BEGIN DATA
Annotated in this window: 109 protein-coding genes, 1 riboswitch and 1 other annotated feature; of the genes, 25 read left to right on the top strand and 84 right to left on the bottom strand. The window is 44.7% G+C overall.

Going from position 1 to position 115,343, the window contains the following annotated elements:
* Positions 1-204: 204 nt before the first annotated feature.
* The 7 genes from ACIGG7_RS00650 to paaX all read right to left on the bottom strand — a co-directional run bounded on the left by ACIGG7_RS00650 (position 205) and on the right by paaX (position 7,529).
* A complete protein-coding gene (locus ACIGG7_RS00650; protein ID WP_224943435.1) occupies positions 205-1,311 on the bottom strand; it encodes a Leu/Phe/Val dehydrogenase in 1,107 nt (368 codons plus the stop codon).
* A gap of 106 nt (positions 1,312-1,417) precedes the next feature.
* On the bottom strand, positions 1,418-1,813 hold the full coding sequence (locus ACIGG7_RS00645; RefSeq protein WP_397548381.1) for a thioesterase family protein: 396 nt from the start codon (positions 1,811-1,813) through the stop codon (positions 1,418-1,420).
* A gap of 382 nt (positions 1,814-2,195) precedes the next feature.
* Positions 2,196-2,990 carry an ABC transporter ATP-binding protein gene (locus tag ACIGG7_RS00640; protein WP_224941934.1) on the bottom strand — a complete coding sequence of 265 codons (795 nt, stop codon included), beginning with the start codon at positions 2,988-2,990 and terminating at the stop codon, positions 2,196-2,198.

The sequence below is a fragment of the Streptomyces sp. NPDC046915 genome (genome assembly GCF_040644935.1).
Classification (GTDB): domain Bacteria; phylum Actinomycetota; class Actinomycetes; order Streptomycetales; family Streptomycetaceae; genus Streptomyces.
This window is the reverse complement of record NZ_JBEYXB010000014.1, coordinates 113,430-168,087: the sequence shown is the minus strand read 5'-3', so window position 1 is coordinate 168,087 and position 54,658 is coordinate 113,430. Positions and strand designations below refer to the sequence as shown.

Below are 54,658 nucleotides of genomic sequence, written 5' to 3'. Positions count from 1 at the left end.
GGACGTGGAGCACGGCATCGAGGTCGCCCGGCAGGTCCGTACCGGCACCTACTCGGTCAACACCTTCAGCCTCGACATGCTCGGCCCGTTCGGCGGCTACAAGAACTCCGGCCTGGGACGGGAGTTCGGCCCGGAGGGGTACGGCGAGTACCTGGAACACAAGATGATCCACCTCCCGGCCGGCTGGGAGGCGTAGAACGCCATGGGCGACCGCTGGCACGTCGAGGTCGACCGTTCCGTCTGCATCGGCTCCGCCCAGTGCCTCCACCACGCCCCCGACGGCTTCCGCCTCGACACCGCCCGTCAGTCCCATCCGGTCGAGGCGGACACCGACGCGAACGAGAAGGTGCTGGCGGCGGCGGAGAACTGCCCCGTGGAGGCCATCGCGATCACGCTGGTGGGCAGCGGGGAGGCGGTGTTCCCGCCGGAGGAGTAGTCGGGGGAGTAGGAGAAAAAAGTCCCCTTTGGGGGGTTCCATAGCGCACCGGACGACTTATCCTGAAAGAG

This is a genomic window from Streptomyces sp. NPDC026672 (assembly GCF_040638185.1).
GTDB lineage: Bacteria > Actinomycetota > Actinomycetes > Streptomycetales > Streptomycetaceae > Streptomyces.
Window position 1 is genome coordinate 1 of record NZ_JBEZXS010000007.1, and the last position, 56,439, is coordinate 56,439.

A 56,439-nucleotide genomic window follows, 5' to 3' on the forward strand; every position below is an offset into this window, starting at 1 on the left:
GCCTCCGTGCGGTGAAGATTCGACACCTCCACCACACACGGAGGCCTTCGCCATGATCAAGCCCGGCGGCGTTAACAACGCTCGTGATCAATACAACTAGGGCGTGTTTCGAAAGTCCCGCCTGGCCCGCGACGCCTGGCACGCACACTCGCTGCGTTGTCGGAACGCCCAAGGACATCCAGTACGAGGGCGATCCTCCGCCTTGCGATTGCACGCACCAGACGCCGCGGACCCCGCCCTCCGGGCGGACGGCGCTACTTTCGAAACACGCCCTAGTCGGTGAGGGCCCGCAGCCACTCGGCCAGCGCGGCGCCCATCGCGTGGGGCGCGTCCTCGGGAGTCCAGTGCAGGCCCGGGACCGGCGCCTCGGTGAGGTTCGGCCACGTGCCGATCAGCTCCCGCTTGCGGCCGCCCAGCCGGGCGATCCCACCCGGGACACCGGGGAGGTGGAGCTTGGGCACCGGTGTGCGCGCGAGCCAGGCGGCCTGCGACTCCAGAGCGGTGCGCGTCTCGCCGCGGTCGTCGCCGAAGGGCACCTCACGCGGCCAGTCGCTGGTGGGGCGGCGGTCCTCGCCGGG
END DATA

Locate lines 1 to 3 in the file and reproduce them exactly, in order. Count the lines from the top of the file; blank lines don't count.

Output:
Annotated in this window: 109 protein-coding genes, 1 riboswitch and 1 other annotated feature; of the genes, 25 read left to right on the top strand and 84 right to left on the bottom strand. The window is 44.7% G+C overall.

Going from position 1 to position 115,343, the window contains the following annotated elements:
* Positions 1-204: 204 nt before the first annotated feature.